He does a fair job of staying out of heads for a number of pages; it is interesting to note those pages are the rather wordy world building and character introduction where we are introduced to d'Artagnan and his family and their history and some history of the neighbors and even the kings of France with a slight dip into the politics and temperament of the time. All setting us up for the way this tale will unfold.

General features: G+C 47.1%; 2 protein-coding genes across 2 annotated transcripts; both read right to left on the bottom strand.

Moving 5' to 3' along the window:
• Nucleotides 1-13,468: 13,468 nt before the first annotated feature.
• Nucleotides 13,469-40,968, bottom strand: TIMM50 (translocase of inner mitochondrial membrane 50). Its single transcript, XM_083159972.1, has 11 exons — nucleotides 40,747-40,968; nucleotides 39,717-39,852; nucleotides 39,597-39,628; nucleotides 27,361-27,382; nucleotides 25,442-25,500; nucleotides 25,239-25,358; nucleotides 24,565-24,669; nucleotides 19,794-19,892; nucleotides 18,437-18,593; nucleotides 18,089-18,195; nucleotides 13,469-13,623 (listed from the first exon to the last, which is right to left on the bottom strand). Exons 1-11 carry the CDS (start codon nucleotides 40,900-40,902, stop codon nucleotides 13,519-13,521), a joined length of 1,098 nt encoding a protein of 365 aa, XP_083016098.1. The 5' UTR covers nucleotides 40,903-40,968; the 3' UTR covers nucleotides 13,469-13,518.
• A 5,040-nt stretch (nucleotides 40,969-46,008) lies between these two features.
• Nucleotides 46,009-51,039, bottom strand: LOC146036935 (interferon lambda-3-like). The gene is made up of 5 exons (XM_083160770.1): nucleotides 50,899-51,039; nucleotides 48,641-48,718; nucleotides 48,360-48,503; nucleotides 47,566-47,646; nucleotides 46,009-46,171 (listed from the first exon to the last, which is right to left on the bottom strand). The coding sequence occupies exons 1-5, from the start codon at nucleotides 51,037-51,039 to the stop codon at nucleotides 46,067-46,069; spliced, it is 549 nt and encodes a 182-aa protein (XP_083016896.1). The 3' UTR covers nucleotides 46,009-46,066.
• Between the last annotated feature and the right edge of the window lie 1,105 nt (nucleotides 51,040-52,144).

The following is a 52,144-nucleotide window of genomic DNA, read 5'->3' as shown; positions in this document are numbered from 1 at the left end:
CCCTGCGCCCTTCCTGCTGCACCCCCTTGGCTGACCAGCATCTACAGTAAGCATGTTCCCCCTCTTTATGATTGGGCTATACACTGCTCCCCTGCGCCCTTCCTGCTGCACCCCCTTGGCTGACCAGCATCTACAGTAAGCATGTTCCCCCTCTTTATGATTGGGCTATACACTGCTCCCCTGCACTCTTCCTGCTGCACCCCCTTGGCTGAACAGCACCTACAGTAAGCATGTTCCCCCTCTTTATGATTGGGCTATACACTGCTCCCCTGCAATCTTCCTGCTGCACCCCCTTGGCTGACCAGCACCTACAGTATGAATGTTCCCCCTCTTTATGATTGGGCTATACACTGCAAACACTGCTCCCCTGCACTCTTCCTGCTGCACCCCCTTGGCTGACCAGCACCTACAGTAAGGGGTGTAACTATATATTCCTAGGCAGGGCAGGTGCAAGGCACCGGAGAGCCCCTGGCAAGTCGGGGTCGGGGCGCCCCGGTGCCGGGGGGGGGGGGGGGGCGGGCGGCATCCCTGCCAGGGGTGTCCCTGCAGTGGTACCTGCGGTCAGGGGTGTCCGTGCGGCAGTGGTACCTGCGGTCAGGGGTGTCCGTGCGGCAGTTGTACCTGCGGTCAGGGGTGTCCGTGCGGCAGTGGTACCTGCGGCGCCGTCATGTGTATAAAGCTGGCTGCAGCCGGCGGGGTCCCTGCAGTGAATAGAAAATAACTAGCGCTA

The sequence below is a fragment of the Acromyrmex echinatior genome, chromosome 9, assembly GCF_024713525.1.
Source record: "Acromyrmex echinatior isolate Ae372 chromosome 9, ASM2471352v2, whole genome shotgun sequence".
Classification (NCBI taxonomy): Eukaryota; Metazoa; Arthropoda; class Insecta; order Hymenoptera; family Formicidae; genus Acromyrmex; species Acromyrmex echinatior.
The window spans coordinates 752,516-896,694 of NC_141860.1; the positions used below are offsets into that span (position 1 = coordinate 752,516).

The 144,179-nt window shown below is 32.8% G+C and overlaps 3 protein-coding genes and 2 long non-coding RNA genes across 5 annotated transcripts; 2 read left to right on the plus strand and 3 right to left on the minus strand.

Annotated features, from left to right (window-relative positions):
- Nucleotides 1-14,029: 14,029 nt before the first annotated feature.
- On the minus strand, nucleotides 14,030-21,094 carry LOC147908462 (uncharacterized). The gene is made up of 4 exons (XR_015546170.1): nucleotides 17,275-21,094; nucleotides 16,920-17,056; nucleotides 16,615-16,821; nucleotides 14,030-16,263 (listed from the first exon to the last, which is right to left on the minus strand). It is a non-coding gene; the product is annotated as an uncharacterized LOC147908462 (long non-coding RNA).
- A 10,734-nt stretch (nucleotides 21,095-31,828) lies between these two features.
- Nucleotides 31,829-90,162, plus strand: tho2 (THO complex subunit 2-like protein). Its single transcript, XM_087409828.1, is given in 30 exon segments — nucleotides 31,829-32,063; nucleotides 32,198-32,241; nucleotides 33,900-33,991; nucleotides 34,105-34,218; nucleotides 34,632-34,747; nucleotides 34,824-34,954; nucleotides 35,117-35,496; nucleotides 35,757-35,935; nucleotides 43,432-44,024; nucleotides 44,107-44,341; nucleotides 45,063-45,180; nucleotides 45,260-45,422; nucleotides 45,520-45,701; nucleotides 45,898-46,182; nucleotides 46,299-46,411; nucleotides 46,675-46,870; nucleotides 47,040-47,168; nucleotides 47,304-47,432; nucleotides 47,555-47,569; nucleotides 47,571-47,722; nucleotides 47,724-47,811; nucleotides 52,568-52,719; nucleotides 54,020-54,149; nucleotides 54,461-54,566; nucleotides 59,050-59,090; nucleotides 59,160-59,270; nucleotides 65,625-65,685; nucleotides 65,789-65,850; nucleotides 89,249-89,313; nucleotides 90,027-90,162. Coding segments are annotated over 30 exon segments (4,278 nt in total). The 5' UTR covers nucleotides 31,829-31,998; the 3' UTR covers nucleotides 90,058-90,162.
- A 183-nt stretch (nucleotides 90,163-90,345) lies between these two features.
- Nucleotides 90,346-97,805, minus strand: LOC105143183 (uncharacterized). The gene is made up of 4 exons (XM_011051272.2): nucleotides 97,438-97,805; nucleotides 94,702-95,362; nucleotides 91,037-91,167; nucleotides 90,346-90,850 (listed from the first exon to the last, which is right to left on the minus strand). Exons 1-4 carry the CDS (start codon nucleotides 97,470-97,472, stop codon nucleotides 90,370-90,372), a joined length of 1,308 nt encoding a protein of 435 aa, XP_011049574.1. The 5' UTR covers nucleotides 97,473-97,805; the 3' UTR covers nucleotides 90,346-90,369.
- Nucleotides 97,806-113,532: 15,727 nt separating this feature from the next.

It doesn't take long though before we see this rather Omniscient narrator begin to delve into the heads of many characters; though not enough to cry foul and perhaps discern the head hopping that is going on. Sure there is some cleverness early on that helps keep the distance such as placing feelings of the character into a mix of those of those around him almost as if the air of his presence cast those feelings across himself and everyone. However somewhere along the line he begins the cheat if in fact he means to stay out of the heads. Not just with the main character but with much of the cast when he begins to use his omniscient power to dig into the characters to express some of their darker and deeper secrets. Oh yes, he does often disguise it with the device of having them murmur to themselves sometimes even loud enough for those around to hear and often just loud enough for themselves or the narrator.